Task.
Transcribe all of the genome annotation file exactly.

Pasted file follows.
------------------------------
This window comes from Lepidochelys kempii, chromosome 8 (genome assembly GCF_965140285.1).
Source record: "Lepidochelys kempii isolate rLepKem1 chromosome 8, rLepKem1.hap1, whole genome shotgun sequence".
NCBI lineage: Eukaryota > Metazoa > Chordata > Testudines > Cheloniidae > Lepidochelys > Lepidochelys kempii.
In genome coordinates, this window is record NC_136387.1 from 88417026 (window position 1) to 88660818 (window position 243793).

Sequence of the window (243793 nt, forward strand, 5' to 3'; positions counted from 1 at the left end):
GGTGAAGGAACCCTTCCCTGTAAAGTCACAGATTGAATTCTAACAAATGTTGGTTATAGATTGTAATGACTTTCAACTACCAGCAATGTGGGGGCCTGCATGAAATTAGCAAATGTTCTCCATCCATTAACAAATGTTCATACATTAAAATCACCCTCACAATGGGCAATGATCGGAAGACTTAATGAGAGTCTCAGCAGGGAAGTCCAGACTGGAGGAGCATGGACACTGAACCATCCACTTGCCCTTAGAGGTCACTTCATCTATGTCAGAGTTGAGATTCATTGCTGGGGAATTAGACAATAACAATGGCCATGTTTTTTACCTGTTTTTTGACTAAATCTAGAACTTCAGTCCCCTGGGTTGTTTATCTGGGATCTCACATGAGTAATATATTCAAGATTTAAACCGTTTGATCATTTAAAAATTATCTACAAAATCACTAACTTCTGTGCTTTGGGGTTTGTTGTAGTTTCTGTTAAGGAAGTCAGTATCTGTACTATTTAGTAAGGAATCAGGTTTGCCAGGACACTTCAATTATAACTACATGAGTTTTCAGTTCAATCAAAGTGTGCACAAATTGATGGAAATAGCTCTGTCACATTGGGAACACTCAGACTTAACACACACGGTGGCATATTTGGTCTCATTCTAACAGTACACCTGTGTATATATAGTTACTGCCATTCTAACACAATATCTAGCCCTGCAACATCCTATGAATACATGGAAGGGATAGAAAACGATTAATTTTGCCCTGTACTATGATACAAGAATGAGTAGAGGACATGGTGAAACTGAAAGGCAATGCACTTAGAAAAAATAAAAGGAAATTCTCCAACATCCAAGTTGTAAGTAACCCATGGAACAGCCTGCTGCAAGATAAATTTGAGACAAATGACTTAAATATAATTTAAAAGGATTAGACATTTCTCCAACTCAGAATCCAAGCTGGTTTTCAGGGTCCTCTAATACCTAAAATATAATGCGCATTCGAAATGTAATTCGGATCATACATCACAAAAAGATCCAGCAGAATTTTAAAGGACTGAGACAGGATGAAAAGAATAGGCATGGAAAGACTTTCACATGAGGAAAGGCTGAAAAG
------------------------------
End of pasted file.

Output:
This window comes from Lepidochelys kempii, chromosome 8 (genome assembly GCF_965140285.1).
Source record: "Lepidochelys kempii isolate rLepKem1 chromosome 8, rLepKem1.hap1, whole genome shotgun sequence".
NCBI lineage: Eukaryota > Metazoa > Chordata > Testudines > Cheloniidae > Lepidochelys > Lepidochelys kempii.
In genome coordinates, this window is record NC_136387.1 from 88417026 (window position 1) to 88660818 (window position 243793).

Sequence of the window (243793 nt, forward strand, 5' to 3'; positions counted from 1 at the left end):
GGTGAAGGAACCCTTCCCTGTAAAGTCACAGATTGAATTCTAACAAATGTTGGTTATAGATTGTAATGACTTTCAACTACCAGCAATGTGGGGGCCTGCATGAAATTAGCAAATGTTCTCCATCCATTAACAAATGTTCATACATTAAAATCACCCTCACAATGGGCAATGATCGGAAGACTTAATGAGAGTCTCAGCAGGGAAGTCCAGACTGGAGGAGCATGGACACTGAACCATCCACTTGCCCTTAGAGGTCACTTCATCTATGTCAGAGTTGAGATTCATTGCTGGGGAATTAGACAATAACAATGGCCATGTTTTTTACCTGTTTTTTGACTAAATCTAGAACTTCAGTCCCCTGGGTTGTTTATCTGGGATCTCACATGAGTAATATATTCAAGATTTAAACCGTTTGATCATTTAAAAATTATCTACAAAATCACTAACTTCTGTGCTTTGGGGTTTGTTGTAGTTTCTGTTAAGGAAGTCAGTATCTGTACTATTTAGTAAGGAATCAGGTTTGCCAGGACACTTCAATTATAACTACATGAGTTTTCAGTTCAATCAAAGTGTGCACAAATTGATGGAAATAGCTCTGTCACATTGGGAACACTCAGACTTAACACACACGGTGGCATATTTGGTCTCATTCTAACAGTACACCTGTGTATATATAGTTACTGCCATTCTAACACAATATCTAGCCCTGCAACATCCTATGAATACATGGAAGGGATAGAAAACGATTAATTTTGCCCTGTACTATGATACAAGAATGAGTAGAGGACATGGTGAAACTGAAAGGCAATGCACTTAGAAAAAATAAAAGGAAATTCTCCAACATCCAAGTTGTAAGTAACCCATGGAACAGCCTGCTGCAAGATAAATTTGAGACAAATGACTTAAATATAATTTAAAAGGATTAGACATTTCTCCAACTCAGAATCCAAGCTGGTTTTCAGGGTCCTCTAATACCTAAAATATAATGCGCATTCGAAATGTAATTCGGATCATACATCACAAAAAGATCCAGCAGAATTTTAAAGGACTGAGACAGGATGAAAAGAATAGGCATGGAAAGACTTTCACATGAGGAAAGGCTGAAAAG